Blogs (early and modern)

So, farewell then, Cliopatria: after eight years, like all good things, it has come to an end. Cliopatria played a really significant role in the beginnings of the history blogosphere, and in more recent years has been the hub around which a lot has focused. Ralph Luker in particular was very kind to me when I had just started this blog, and was taking my first tentative steps into hosting blog carnivals and the like. The Cliopatria Awards have also been a very important means of bringing new readers to history blogs, even if I remain cross with them for never giving Airminded the recognition it deserves. And I will remember in particular the controversy about Mercurius Rusticus, and the comment and discussions it sparked.

The history blogging scene feels quite different now than it did in 2006 or so. A lot of the sites that first inspired me are semi-dormant or no more, and I sense that a lot of the discussion that used to happen in comments has now moved onto Twitter and elsewhere. But there are still lots of brilliant bloggers doing exciting and interesting things, and new history blogs keep popping up all the time. A case in point is Eagle Clawed Wolfe, by a friend and former classmate: expect lots of interesting posts about early modern Britain, Italy and France.

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3 Comments to “Blogs (early and modern)”

  1. even if I remain cross with them for never giving Airminded the recognition it deserves.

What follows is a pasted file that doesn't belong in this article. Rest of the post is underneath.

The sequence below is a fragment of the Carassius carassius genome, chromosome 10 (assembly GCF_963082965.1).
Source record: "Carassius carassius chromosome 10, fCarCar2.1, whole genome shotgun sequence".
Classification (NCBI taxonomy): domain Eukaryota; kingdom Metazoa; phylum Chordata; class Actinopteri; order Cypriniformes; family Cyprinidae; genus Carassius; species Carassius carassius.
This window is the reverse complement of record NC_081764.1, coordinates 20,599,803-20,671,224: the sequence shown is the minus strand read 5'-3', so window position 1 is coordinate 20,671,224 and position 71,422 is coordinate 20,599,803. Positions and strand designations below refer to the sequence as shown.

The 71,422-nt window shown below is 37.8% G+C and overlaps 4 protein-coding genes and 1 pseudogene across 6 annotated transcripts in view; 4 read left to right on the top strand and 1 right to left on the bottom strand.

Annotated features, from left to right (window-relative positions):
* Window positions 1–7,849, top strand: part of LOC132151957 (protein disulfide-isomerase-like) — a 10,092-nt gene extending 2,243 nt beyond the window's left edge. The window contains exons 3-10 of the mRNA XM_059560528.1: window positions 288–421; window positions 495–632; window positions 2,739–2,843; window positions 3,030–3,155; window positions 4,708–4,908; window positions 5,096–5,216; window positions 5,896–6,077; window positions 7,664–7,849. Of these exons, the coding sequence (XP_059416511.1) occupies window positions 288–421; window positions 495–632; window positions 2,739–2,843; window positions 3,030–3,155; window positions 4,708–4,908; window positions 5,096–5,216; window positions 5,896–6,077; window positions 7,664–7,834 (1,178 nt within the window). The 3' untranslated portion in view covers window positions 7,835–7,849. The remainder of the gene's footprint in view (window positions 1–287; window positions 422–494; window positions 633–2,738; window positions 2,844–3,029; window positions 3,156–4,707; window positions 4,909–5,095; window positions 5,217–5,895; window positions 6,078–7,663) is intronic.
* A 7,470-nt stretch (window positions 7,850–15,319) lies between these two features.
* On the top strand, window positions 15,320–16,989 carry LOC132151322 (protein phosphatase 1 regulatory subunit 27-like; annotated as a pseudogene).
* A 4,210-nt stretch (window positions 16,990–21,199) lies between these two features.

That’s very kind! But there were many other blogs one could say the same for, including Alun Salt’s, Gavin Robinson’s, and your own. It reminds me of, oh, what’s that other thing, musical chairs? No, the academic job market, that’s what I was thinking of :)

    I agree about Ralph; he has always been very supportive of new bloggers. History blogging has probably grown too big to need somebody to play a centralising role, but it was nice to have him do that all the same. There was some talk of the Cliopatria Awards having a continued existence beyond Cliopatria’s demise, but I haven’t heard anything about that recently.

    And, hmmm, Mercurius Rusticus — there’s a plast from the past! And an untold story…

  2. Thanks for the kind words about the Eagle Clawed Wolfe, and your advice on setting it up, Nick. I will endeavour to put some flesh on its bones now.

  3. “And an untold story‚Ķ”

    Indeed – I think I pieced together much of it, but perhaps it’s best left untold…

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